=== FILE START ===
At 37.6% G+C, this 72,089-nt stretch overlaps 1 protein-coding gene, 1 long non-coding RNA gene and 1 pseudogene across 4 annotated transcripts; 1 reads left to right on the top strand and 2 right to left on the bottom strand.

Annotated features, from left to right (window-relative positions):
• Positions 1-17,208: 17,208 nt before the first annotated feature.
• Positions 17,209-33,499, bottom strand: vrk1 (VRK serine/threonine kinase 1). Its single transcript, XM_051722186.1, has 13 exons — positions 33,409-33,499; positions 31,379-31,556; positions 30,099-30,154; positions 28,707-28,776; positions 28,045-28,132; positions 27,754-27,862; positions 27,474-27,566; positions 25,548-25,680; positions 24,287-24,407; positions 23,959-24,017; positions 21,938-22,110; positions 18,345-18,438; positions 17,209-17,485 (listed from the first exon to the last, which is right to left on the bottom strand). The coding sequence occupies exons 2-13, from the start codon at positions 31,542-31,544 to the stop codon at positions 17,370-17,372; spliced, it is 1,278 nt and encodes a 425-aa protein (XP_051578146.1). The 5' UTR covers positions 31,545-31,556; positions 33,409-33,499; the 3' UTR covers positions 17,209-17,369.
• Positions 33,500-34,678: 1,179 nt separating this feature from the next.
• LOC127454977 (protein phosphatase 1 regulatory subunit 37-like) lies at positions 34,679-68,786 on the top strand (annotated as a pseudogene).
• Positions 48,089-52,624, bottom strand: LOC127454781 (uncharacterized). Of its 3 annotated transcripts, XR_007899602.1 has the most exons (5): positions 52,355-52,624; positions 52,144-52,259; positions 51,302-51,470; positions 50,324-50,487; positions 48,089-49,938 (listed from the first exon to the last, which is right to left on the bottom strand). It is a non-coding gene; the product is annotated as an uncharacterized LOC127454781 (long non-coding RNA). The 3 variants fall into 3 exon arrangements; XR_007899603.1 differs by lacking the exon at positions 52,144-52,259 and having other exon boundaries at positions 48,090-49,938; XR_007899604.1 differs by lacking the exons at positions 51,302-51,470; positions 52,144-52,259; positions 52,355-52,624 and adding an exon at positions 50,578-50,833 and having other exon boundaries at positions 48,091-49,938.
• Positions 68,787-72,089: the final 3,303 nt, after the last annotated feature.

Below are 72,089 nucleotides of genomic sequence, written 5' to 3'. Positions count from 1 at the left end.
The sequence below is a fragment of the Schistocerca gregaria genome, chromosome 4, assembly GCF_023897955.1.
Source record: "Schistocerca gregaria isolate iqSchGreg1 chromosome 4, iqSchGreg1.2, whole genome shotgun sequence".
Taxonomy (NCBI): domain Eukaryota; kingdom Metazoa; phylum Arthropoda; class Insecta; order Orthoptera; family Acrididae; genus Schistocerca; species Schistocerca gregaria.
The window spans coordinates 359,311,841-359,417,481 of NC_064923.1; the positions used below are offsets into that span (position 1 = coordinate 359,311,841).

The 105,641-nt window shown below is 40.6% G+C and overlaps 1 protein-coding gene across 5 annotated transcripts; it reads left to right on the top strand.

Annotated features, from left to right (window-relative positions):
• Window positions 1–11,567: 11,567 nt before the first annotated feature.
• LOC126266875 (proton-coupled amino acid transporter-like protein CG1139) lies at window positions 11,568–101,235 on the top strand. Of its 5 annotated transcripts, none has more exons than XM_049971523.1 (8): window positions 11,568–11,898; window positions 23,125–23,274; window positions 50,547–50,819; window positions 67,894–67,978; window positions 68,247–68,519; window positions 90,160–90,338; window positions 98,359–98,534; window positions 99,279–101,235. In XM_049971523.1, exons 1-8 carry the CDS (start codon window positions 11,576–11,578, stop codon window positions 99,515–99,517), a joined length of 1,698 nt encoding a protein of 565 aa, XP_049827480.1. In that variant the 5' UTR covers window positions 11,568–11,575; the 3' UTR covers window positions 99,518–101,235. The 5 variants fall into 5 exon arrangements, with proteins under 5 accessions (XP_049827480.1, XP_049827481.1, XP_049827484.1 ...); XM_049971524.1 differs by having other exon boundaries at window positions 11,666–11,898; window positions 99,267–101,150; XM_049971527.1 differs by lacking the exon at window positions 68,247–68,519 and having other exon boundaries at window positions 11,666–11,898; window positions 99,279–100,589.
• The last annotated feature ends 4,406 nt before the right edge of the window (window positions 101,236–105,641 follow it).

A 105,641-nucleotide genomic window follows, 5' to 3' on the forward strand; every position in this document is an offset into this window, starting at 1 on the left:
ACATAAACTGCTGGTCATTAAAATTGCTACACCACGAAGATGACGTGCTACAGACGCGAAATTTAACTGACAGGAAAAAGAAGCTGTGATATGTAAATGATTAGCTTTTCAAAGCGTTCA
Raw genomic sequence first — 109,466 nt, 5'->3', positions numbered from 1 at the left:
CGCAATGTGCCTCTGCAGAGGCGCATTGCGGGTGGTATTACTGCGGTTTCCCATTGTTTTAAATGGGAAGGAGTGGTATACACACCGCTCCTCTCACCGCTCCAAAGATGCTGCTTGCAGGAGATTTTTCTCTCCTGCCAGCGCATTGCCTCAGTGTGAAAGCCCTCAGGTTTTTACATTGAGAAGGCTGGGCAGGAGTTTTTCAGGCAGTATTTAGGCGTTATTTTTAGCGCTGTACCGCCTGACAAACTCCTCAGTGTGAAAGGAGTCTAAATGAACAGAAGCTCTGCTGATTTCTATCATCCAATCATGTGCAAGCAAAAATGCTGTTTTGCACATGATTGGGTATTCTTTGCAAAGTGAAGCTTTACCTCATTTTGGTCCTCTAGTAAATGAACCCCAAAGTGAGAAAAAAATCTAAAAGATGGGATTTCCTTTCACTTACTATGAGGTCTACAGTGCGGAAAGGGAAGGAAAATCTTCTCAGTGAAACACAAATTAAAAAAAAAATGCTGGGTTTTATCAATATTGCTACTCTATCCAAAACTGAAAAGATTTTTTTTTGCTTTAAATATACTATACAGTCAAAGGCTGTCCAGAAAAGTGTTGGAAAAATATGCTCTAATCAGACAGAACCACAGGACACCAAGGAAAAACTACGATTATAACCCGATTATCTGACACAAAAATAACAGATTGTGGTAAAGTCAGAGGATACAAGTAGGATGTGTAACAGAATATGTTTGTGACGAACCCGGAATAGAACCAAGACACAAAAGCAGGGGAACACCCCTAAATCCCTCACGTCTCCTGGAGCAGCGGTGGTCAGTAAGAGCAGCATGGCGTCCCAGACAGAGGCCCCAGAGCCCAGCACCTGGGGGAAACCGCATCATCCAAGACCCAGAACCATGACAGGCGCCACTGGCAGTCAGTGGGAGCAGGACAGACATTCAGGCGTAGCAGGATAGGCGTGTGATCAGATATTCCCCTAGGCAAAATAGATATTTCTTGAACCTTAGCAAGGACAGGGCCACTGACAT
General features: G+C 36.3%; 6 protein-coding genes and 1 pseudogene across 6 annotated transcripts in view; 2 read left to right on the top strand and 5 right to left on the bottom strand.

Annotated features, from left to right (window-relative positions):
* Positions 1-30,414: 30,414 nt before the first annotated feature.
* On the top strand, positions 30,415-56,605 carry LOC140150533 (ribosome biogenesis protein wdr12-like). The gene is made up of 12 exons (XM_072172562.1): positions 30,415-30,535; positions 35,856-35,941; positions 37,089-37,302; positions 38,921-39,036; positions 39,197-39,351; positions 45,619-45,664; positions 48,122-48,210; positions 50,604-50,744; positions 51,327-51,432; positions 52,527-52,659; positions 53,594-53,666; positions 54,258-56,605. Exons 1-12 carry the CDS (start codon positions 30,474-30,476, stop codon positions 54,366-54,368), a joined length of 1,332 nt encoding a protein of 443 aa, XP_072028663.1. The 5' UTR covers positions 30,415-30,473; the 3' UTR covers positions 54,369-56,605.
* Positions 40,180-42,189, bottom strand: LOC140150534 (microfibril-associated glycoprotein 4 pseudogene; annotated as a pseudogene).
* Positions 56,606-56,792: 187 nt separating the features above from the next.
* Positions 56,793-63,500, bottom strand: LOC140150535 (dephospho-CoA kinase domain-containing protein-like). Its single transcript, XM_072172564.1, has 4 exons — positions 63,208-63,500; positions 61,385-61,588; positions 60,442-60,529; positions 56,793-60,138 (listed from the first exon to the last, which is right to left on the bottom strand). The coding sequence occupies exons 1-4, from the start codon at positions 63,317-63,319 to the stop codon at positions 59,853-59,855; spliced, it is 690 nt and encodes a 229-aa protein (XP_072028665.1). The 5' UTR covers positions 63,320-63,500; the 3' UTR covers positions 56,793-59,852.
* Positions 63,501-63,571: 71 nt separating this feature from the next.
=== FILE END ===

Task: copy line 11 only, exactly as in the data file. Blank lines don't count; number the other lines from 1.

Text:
Source record: "Schistocerca gregaria isolate iqSchGreg1 chromosome 4, iqSchGreg1.2, whole genome shotgun sequence".